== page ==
Depth Review

Multiplayer-only games were an inevitability the moment the internet became a thing, but the darkly tense and visceral (in both senses of the word) fun of Depth was anything but a forgone conclusion before it existed. Thankfully, its developers made all the right moves in its creation, choosing to go for the unusual asymmetrical multiplayer approach that pits 4 divers against 2 sharks in an underwater blood-and-guts fest designed to crank up the tension, paranoia, and most of all, the fear its players will experience during the action. With a variety of cleverly-designed underwater environments and shark/weapon upgrades to keep things interesting, this is an indie multiplayer game with a massive appeal for guys who love innovation in their multiplayer gaming.

The Gameplay of Depth

The best description of Depth’s gameplay to date is as a “deep-sea death match”. It is a multiplayer game that has two sharks facing off against a team of four human deep-sea divers. The sharks here are simply doing what sharks do, whilst the humans are treasure-hunting. If you’ play as the humans, you’ll begin the level moments after your diving cage opens up; you’re essentially just collecting treasure and artefacts from the ocean floor and depositing them at your submersible robot, known by the acronym S.T.E.V.E.

So the premise is covered, but what of the gameplay itself? Well, imagine pretty much any above-ground deathmatch-style first-person shooter – anything from Counterstrike to Call of Duty will do – but strip away all of the weapons and technology and add trillions of litres of water to the equation. If you’re playing as the humans, you’ll have a tree of weapons and items to upgrade through. IF you’re shark-bound, then you get to choose between a variety of different shark types ranging from the quick and agile Tiger Shark to the tank that is the Cenozoic-era Megalodon. So effectively, it’s two sharks of varying type vs four humans with upgradeable weapons and items. That much we now know.

The Tools of Your Trade

Playing on the human team is a little more rewarding in terms of pure quantity of upgrades that are at your disposal. Collection of treasure from the sea bed rewards you with the ability to purchase superior weapons, of which there are many available. Your starting tools are a lowly underwater pistol and a trusty knife. This soon changes however, when you’re able to acquire weapons ranging from the spear pistol to automatic weapons, rifles, and a net gun, among others of course.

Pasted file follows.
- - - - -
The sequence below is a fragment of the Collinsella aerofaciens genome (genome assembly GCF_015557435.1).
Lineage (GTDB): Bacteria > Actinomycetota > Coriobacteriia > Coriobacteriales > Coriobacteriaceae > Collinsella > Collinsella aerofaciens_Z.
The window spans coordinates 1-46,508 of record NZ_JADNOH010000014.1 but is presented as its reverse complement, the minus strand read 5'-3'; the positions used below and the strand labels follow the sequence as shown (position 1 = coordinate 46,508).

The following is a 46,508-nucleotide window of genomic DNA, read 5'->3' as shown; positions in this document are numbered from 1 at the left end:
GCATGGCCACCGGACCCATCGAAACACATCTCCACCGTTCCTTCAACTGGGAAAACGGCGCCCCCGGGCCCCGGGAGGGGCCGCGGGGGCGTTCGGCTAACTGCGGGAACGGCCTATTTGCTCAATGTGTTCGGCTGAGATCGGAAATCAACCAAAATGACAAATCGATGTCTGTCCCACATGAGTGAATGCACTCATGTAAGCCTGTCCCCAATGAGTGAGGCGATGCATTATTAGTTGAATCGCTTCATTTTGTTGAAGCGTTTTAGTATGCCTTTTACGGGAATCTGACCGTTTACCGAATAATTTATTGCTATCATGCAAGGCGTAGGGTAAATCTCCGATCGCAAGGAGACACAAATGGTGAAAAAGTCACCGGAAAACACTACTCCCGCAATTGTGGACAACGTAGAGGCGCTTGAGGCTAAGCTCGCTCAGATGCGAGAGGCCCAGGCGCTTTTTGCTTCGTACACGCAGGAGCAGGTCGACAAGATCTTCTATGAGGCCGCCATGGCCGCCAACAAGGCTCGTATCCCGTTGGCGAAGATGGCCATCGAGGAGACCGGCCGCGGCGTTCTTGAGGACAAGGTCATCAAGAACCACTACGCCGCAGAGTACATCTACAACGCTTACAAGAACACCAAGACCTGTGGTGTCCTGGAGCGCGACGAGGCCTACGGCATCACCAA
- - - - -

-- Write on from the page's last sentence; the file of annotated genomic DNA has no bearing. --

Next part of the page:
Items are also available to sway the unfair odds (sharks are in their home environment here, remember?) to your advantage. These items include shark-revealing sensors, an underwater propulsion vehicle that propels you at great speed (great for dodging and escaping imminent attacks), mines, and certain perishables like medkits and “shark shields” that are designed to disrupt a shark’s senses. So there’s plenty of weapons and item upgrades to explore, which should greatly please the average guy looking for a bit of incentive in their gameplay.


Taking the weapons upgrades as read, the greatest single element of Depth that is difficult to convey without getting you to play it is its atmosphere of isolation, tension, and overwhelming fear. Digital Confectioners have been meticulous in their designing of the game, and with incredible results.

Let’s take the difference in perception between the human and shark side as an example of the developers’ attention to design detail. The sharks’ field of view is invariably extensive, far-reaching, and with the environment around them appearing to be extremely well-lit, almost shimmering with potential. Play the same environment through human eyes however, and it’s a completely different experience. Your movement is laboured in the water, the seabed is murky and laden with shadows as your lowly human eyes struggle to perceive what’s around you. You’re also forced to keep pace with S.T.E.V.E. as well, which moves at an incredibly slow pace through underwater wrecks and coves that are pretty much designed to be dead-end death-traps for humans.

The blood and gore aspect of the game also serves to add to the visceral feel of the action. Sure, sharks bleed when they’re shot, but when a human becomes entangled between the teeth of a shark, a frantic fight for life ensues. As a human, you’re trying to stab the shark before he tears you apart, and as a shark, you’re trying to flail and snap the human around until he perishes. What often results is the diver being killed and floating – usually missing a limb or two – in the water with blood slowly diffusing around him like a crimson cloud of fresh death seeping in all directions.

It is the inevitable conclusion of this review, therefore, that there’s everything for a guy to gain when playing depth, and really not much to lose. You know, apart from your life, but that’s the risk you take when entering into the murky and dangerous waters of Depth. There’s a reason that Depth is among the top features games on, the internet’s one-stop shop for everything shark-game related. In the end, it’s incredibly difficult not to become completely immersed in Depth’s action, particularly when the audible sound of your thumping heartbeat is telling you that an attack is but a few seconds away.